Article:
As stated above, please contact me if you want a diagram for your Murena, and you will know that it is accurate providing your car is still standard.  If it has been modified by a previous owner, or you yourself have changed something, I could incorporate the changes if you wish but you would have to provide an accurate diagram of the changes.  This also reminds me to say that anyone who makes any changes to a vehicles wiring, on any vehicle, should always document those changes at the time, as you would be surprised how, many years later, you will have forgotten what you did; or these will help a subsequent owner understand the changes.  Always keep them with the hand books in the car in case they are need when out on the road.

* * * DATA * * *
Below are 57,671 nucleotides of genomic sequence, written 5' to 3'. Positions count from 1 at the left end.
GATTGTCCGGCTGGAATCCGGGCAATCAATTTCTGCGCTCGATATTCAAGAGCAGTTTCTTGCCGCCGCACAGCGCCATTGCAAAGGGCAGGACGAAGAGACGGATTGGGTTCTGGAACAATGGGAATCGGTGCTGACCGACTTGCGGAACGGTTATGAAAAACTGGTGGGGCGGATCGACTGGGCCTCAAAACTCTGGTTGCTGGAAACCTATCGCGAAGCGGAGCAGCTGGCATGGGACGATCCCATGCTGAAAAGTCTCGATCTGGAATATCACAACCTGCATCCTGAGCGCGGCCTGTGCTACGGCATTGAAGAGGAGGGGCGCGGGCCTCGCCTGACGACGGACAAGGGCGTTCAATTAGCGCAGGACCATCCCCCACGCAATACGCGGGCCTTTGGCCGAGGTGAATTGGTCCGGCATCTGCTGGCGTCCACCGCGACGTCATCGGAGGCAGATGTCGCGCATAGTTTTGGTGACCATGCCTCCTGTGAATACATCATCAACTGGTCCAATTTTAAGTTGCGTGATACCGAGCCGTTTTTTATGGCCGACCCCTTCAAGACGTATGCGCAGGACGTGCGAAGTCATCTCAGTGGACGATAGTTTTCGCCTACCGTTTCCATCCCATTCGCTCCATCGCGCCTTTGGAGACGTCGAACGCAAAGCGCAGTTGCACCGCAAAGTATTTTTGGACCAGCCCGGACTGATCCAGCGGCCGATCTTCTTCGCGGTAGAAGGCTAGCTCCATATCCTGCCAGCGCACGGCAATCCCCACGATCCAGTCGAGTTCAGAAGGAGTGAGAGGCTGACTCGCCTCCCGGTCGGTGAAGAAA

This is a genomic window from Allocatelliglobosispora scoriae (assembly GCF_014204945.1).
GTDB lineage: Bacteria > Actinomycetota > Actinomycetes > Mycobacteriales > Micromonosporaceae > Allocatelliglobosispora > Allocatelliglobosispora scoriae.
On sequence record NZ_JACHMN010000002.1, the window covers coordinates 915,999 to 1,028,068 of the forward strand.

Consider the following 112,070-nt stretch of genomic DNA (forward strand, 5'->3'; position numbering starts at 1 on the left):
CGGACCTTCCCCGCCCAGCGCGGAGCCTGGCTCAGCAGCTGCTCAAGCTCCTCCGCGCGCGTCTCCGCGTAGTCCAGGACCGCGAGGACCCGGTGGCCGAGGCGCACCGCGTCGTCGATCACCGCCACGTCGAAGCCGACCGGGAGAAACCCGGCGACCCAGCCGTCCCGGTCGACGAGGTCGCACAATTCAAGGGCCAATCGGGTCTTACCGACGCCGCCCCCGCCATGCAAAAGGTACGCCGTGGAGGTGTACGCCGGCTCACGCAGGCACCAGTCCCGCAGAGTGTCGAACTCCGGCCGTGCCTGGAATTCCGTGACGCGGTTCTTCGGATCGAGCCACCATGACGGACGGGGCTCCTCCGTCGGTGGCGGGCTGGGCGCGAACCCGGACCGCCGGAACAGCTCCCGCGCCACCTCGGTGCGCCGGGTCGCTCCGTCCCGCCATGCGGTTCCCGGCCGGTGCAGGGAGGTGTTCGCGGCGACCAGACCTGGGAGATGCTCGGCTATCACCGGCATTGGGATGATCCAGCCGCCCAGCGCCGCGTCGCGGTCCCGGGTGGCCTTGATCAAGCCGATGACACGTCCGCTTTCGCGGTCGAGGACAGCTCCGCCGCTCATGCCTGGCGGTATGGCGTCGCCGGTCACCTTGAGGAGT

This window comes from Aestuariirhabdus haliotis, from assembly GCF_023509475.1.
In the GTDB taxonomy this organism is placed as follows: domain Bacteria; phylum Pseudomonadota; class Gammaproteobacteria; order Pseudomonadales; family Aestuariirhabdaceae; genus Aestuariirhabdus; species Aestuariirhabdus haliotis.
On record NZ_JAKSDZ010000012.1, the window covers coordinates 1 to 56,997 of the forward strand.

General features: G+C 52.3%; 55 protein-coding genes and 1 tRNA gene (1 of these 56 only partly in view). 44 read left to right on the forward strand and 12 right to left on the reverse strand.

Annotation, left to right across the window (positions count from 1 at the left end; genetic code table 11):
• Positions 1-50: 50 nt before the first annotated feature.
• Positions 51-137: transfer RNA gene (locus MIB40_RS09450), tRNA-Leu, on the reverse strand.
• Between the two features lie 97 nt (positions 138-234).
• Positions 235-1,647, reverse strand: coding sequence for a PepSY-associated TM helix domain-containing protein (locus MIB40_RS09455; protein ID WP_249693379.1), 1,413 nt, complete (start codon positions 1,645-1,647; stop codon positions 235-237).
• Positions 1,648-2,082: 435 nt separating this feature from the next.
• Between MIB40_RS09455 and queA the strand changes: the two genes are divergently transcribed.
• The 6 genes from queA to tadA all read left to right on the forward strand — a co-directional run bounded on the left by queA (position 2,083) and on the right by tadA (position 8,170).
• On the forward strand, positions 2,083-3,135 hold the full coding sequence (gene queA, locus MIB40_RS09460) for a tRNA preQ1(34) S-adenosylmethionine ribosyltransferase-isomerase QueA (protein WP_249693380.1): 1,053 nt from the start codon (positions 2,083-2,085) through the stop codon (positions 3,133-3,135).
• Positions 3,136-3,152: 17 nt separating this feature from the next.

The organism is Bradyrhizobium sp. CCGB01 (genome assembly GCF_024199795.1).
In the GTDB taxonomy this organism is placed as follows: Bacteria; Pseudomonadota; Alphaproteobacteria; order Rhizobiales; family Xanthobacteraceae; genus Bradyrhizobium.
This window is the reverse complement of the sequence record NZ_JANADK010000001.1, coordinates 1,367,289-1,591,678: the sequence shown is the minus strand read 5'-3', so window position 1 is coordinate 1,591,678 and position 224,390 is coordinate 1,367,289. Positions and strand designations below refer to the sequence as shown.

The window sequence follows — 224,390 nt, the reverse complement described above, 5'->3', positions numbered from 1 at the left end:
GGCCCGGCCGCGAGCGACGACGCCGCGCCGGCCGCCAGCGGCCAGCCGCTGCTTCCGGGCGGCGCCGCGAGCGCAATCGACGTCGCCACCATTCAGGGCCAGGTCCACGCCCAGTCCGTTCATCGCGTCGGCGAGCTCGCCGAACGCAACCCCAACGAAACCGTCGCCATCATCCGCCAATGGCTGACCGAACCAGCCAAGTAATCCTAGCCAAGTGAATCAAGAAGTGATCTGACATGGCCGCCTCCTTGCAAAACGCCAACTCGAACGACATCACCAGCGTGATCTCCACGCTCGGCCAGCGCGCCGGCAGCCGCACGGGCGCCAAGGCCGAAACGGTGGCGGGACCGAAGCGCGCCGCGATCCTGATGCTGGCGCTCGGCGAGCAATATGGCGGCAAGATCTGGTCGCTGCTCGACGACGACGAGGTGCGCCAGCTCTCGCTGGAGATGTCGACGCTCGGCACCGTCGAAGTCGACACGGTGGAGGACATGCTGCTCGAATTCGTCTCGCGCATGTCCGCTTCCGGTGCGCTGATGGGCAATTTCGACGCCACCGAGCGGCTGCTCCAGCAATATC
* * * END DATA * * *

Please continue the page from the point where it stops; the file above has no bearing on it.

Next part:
As there are a number of recent owners who have bought Murena that have possibly been abandoned for years and need restoration, and they are therefore new to the Murena, I am also writing a second topic (to appear soon) about the common electrical problems, causes and cures, to collect them in one place to make it easier and save you asking the same questions asked many times in the past by other owners.  I hope you will find these useful.

Roy
« Last Edit: July 07, 2021, 06:12:25 pm by roy4matra » Logged

roy4matra
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« Reply #1 on: February 21, 2021, 03:15:43 pm »

Fuse board & terminals

I'll start at the fuse board since this is an essential item and is susceptible to a range of faults which can effect many other things.